Your basic assumption is incorrect! In quantum mechanics , we do pinpoint the exact location of an electron. In quantum mechanics we always assume that we have an ideal measuring device that measures the position with infinite precision. A quantum measurement is always perfect! When we measure the position we always know it "exactly". Of course, real measurement devices are inaccurate, but such inaccuracies have nothing to do with quantum uncertainty. The important thing is that quantum uncertainty is not the result of an inaccurate measurement.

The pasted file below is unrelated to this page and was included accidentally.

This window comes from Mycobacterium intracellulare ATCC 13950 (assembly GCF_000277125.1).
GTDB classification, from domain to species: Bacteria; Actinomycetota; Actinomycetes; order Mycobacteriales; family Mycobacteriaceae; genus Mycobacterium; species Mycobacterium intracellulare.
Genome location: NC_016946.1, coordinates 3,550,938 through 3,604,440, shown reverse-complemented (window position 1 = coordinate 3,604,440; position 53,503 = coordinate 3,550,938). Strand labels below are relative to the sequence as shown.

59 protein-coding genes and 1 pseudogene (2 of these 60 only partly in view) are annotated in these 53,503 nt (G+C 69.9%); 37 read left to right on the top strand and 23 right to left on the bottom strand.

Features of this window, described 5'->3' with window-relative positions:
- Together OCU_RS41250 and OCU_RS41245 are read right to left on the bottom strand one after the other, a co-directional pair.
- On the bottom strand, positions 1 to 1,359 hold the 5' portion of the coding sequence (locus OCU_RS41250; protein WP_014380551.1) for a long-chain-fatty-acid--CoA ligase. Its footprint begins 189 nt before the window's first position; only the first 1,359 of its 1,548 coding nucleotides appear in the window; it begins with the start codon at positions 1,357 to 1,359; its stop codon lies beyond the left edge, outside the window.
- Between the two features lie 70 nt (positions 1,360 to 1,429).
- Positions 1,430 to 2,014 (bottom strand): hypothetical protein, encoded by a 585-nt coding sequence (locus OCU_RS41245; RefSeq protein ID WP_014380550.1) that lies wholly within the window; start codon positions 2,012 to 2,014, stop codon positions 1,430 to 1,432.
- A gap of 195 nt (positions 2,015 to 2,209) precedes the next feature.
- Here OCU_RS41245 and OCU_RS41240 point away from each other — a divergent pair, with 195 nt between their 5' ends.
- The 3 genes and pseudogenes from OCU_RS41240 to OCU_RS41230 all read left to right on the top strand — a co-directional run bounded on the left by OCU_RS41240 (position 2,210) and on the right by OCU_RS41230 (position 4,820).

This common misconception results from the language we use. We say "exact" or "accurate" when we should say "with certainty", which means if we repeat the position measurement many times, we always find the particle in the same position. "With certainty" means there is no uncertainty. I think we can help ourselves if we say "with certainty" to contrast with "uncertain", which means repeated measurements yield different results. For example, in the double slit experiment, in repeated measurements, particles are scattered all over the detection screen, but there is a dot where each particle hit the screen. Here, there is an uncertainty in position, even though we know the exact location of each particle!